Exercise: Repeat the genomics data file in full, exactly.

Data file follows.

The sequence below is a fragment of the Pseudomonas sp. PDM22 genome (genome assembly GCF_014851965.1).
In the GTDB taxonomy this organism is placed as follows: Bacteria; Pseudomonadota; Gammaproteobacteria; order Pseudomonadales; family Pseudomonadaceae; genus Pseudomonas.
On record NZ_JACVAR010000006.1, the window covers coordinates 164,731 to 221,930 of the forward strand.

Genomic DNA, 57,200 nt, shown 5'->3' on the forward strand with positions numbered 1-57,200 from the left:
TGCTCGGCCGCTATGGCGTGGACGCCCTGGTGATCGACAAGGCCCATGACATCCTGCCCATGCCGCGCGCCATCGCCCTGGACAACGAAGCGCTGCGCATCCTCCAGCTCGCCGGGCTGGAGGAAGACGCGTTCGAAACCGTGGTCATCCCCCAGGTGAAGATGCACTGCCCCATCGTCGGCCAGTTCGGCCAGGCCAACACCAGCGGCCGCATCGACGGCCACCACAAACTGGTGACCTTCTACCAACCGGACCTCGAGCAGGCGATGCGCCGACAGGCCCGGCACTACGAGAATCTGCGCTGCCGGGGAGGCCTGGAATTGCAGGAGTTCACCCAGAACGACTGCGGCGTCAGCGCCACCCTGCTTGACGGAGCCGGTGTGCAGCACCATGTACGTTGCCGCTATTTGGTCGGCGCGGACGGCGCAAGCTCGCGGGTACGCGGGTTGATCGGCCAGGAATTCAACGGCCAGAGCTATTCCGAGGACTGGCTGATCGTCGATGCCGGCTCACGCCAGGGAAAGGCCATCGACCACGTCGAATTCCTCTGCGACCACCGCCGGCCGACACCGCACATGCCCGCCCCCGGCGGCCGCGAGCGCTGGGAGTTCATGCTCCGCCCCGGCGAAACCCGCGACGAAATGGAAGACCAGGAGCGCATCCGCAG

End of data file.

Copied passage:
The sequence below is a fragment of the Pseudomonas sp. PDM22 genome (genome assembly GCF_014851965.1).
In the GTDB taxonomy this organism is placed as follows: Bacteria; Pseudomonadota; Gammaproteobacteria; order Pseudomonadales; family Pseudomonadaceae; genus Pseudomonas.
On record NZ_JACVAR010000006.1, the window covers coordinates 164,731 to 221,930 of the forward strand.

Genomic DNA, 57,200 nt, shown 5'->3' on the forward strand with positions numbered 1-57,200 from the left:
TGCTCGGCCGCTATGGCGTGGACGCCCTGGTGATCGACAAGGCCCATGACATCCTGCCCATGCCGCGCGCCATCGCCCTGGACAACGAAGCGCTGCGCATCCTCCAGCTCGCCGGGCTGGAGGAAGACGCGTTCGAAACCGTGGTCATCCCCCAGGTGAAGATGCACTGCCCCATCGTCGGCCAGTTCGGCCAGGCCAACACCAGCGGCCGCATCGACGGCCACCACAAACTGGTGACCTTCTACCAACCGGACCTCGAGCAGGCGATGCGCCGACAGGCCCGGCACTACGAGAATCTGCGCTGCCGGGGAGGCCTGGAATTGCAGGAGTTCACCCAGAACGACTGCGGCGTCAGCGCCACCCTGCTTGACGGAGCCGGTGTGCAGCACCATGTACGTTGCCGCTATTTGGTCGGCGCGGACGGCGCAAGCTCGCGGGTACGCGGGTTGATCGGCCAGGAATTCAACGGCCAGAGCTATTCCGAGGACTGGCTGATCGTCGATGCCGGCTCACGCCAGGGAAAGGCCATCGACCACGTCGAATTCCTCTGCGACCACCGCCGGCCGACACCGCACATGCCCGCCCCCGGCGGCCGCGAGCGCTGGGAGTTCATGCTCCGCCCCGGCGAAACCCGCGACGAAATGGAAGACCAGGAGCGCATCCGCAG